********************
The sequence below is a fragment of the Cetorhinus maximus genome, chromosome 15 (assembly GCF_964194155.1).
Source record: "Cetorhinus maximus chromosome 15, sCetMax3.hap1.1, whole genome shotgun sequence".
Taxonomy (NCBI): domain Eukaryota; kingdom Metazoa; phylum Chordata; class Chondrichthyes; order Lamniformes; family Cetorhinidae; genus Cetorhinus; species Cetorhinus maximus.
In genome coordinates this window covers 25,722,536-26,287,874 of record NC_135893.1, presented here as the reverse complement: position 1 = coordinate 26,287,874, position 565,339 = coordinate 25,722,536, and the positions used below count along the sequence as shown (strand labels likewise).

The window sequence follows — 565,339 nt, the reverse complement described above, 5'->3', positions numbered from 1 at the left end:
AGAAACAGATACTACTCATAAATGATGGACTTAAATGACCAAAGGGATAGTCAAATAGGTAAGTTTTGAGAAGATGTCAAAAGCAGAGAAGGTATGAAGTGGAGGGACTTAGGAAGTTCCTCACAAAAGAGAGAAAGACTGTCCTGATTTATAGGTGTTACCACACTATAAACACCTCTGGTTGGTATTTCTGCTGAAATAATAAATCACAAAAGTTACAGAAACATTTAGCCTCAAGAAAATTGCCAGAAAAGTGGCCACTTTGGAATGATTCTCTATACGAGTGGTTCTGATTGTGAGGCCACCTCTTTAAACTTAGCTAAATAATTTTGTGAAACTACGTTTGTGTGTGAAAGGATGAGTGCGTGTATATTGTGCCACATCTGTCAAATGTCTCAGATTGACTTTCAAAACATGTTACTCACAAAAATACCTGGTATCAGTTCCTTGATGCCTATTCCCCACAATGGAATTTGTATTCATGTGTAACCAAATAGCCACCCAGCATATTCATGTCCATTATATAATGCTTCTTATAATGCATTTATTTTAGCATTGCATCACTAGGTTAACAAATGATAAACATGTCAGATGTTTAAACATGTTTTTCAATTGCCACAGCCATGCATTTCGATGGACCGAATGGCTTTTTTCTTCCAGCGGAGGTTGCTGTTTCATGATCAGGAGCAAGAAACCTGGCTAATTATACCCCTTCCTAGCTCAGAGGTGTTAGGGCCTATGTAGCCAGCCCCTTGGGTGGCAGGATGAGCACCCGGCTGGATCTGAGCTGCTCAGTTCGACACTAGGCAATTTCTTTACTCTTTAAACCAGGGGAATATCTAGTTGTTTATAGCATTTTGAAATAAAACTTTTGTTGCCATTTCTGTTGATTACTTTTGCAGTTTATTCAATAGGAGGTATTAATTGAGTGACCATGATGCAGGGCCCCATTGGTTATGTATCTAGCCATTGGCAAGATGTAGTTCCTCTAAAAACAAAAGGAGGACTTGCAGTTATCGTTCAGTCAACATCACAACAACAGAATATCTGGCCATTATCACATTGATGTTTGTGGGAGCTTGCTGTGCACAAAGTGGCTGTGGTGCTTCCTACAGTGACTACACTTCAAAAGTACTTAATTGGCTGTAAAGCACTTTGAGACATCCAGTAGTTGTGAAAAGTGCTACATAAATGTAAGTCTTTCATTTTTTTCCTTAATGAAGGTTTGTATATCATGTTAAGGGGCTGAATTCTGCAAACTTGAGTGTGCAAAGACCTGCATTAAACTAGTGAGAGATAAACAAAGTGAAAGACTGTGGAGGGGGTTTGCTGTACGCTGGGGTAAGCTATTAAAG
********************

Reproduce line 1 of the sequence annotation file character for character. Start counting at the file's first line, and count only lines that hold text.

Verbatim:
The sequence below is a fragment of the Cetorhinus maximus genome, chromosome 15 (assembly GCF_964194155.1).